• Substituting other Earlham courses for General Education courses: Students who wish to fulfill a General Education Requirement by taking an Earlham course not designated as a General Education Requirement course (whether the course is offered on campus or as part of an Earlham off-campus program) must petition the Committee on Academic Programs (CAP). Petitions for substitutions are available from the Registrar's Office. It is the student's responsibility to complete the petition and to gather all necessary signatures from advisers and departments. Petitions from seniors must be filed by April 1st of the Junior year.

  • Substitutions for General Education courses from other academic institutions: Students who wish to fulfill a General Education Requirement by taking a non-Earlham course to meet a General Education Requirement (for example, a summer course at another institution, or a course through another institution's off-campus program) must seek approval in advance from the Registrar. Petitions for such substitutions are available from the Registrar's Office. The petition must be signed by the student's academic adviser.

  • AP credit: Neither Advanced Placement (AP) nor International Baccalaureate (IB) credit can be used to fulfill any of Earlham's General Education Requirements.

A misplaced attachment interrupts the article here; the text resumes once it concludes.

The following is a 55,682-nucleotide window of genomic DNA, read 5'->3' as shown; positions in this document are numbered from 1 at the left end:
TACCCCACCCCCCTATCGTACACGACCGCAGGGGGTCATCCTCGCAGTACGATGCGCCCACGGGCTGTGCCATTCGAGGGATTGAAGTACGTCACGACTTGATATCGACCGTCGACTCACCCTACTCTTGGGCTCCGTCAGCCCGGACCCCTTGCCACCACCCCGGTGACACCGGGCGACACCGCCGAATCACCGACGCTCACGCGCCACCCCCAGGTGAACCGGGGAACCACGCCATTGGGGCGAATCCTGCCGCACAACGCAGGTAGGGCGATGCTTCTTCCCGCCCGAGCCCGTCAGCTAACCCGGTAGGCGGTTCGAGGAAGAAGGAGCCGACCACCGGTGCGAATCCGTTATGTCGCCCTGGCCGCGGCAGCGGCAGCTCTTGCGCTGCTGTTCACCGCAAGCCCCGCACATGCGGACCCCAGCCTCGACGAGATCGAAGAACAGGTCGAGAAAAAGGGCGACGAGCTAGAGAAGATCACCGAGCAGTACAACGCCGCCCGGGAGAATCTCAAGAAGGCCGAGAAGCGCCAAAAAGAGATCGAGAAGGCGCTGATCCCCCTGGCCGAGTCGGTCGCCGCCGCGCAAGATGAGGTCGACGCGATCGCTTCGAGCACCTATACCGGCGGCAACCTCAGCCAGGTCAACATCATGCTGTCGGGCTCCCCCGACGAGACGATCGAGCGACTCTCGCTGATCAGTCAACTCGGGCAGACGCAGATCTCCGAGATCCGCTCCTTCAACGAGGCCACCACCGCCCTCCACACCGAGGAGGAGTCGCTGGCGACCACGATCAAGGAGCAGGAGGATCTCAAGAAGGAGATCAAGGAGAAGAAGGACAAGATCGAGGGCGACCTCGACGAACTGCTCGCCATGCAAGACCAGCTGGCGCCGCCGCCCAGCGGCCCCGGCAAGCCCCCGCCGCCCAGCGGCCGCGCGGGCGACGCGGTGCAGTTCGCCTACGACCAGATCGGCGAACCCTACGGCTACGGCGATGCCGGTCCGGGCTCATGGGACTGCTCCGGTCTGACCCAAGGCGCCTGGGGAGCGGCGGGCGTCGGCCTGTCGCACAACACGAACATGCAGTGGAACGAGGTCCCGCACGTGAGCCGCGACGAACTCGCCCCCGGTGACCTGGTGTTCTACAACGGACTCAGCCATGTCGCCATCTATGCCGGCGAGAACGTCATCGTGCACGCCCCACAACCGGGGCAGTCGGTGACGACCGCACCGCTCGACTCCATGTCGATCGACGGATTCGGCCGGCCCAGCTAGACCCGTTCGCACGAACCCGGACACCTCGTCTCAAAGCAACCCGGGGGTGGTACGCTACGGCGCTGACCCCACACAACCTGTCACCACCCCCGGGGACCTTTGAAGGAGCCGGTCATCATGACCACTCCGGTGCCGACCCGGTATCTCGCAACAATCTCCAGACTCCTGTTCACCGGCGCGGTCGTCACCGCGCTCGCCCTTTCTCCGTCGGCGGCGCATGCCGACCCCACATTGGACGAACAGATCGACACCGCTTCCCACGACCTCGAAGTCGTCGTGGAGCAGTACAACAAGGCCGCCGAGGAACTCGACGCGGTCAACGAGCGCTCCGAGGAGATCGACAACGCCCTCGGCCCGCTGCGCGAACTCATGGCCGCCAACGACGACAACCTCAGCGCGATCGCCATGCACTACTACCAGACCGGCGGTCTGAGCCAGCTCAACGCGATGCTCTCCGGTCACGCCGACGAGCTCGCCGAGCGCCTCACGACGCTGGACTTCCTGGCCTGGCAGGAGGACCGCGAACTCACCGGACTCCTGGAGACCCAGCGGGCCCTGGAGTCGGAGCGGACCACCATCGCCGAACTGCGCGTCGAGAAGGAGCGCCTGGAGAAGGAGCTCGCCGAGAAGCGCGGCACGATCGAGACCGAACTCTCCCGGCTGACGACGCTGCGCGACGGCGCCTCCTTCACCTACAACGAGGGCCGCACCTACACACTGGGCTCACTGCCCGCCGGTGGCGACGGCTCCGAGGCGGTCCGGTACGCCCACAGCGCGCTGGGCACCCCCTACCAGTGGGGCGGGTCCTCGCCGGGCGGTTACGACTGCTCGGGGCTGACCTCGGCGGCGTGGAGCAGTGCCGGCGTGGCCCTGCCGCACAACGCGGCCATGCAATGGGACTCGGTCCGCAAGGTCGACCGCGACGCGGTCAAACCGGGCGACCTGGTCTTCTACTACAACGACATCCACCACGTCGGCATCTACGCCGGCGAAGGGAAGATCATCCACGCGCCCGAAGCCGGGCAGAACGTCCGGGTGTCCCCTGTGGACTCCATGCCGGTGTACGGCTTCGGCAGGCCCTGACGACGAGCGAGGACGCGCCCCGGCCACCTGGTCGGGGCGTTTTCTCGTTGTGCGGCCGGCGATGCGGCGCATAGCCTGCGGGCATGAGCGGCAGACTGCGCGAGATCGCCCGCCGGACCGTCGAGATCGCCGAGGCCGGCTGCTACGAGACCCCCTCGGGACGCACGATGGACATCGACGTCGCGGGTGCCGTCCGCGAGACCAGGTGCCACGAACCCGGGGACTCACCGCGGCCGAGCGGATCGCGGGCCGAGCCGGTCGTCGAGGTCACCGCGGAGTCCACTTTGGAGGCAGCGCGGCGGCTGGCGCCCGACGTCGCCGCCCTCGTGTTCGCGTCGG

• Senior petitions: Students (and their advisers) should be aware that CAP does not accept General Education petitions for waivers or substitutions from seniors later than the middle of the semester preceding their final semester at Earlham.

In its Statement on Liberal Learning (1988) the American Association of Colleges and Universities writes,

A truly liberal education is one that prepares us to live responsible, productive, and creative lives in a dramatically changing world. It is an education that fosters a well-grounded intellectual resilience, a disposition toward lifelong learning, and an acceptance of responsibility for the ethical consequences of our ideas and actions. Liberal education requires that we understand the foundations of knowledge and inquiry about nature, culture and society; that we master core skills of perception, analysis, and expression; that we cultivate a respect for truth; that we recognize the importance of historical and cultural context; and that we explore connections among formal learning, citizenship, and service to our communities. Because liberal learning aims to free us from the constraints of ignorance, sectarianism, and myopia, it prizes curiosity and seeks to expand the boundaries of human knowledge. By its nature, therefore, liberal learning is global and pluralistic. It embraces the diversity of ideas and experiences that characterize the social, natural, and intellectual world. To acknowledge such diversity in all its forms is both an intellectual commitment and a social responsibility, for nothing less will equip us to understand our world and to pursue fruitful lives.

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Earlham College, an independent, residential college, aspires to provide the highest-quality undergraduate education in the liberal arts, including the sciences, shaped by the distinctive perspectives of the Religious Society of Friends (Quakers).

Earlham College
801 National Road West
Richmond, Indiana
1-765-983-1200 — Main Switchboard
1-800-EARLHAM (327-5426) — Admissions